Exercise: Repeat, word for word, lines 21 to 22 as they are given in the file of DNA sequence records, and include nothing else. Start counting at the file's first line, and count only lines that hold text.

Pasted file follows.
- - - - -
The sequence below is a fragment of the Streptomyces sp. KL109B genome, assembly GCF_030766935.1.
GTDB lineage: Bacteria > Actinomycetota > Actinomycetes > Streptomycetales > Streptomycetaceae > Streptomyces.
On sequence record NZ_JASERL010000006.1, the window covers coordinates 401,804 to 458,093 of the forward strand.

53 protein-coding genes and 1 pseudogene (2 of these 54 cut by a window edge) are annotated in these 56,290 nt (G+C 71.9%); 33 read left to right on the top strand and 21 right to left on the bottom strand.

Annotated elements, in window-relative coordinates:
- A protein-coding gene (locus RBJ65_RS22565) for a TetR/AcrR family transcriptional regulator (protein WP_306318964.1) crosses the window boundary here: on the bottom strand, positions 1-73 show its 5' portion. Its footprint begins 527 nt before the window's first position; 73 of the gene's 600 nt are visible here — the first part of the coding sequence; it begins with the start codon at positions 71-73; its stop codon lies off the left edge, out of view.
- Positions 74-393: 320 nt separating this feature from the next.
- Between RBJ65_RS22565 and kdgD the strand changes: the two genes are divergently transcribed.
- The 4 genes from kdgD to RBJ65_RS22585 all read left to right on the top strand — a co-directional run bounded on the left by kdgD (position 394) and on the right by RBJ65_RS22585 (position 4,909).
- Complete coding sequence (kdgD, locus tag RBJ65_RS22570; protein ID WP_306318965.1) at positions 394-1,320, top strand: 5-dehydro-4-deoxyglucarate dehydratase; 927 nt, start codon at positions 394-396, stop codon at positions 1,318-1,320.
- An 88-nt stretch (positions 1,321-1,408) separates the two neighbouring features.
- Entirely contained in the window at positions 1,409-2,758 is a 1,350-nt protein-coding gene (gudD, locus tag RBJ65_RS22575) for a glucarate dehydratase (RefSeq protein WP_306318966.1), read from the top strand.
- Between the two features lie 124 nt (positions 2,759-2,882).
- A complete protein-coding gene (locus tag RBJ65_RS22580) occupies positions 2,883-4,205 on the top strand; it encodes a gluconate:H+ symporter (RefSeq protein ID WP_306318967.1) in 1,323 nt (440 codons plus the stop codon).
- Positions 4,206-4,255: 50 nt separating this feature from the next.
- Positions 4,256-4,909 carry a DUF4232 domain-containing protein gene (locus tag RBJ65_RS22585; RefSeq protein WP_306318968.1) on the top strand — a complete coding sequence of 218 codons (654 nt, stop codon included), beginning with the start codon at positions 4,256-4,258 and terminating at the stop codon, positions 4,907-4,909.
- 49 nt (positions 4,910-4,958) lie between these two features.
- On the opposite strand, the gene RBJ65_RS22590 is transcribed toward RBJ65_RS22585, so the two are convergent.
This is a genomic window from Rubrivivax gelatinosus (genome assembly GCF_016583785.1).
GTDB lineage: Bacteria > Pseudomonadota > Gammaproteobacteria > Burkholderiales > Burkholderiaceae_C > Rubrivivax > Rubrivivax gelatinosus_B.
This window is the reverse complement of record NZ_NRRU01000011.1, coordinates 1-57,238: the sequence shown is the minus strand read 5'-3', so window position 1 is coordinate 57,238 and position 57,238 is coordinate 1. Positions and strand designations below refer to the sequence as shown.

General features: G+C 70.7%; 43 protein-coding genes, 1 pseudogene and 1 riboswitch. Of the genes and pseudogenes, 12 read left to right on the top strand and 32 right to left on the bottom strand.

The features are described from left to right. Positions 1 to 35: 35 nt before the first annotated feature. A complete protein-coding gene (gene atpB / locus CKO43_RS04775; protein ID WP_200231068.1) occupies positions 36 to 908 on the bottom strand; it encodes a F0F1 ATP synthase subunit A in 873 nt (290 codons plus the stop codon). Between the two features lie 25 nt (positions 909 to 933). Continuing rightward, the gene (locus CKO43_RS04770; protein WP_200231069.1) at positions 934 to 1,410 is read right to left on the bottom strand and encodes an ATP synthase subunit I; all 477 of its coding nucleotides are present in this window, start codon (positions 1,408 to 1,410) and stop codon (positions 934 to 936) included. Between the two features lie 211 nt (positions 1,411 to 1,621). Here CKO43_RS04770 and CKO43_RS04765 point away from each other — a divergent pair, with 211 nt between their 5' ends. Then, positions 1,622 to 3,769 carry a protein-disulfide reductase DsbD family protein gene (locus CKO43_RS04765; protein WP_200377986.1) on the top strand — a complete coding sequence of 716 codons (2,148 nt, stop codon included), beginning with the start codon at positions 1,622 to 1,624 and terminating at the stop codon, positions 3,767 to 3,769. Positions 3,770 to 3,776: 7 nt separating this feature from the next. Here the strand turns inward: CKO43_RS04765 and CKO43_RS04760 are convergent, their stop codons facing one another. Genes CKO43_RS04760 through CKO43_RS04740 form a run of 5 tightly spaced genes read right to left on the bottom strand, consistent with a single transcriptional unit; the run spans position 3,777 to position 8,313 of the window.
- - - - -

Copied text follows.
This window is the reverse complement of record NZ_NRRU01000011.1, coordinates 1-57,238: the sequence shown is the minus strand read 5'-3', so window position 1 is coordinate 57,238 and position 57,238 is coordinate 1. Positions and strand designations below refer to the sequence as shown.

General features: G+C 70.7%; 43 protein-coding genes, 1 pseudogene and 1 riboswitch. Of the genes and pseudogenes, 12 read left to right on the top strand and 32 right to left on the bottom strand.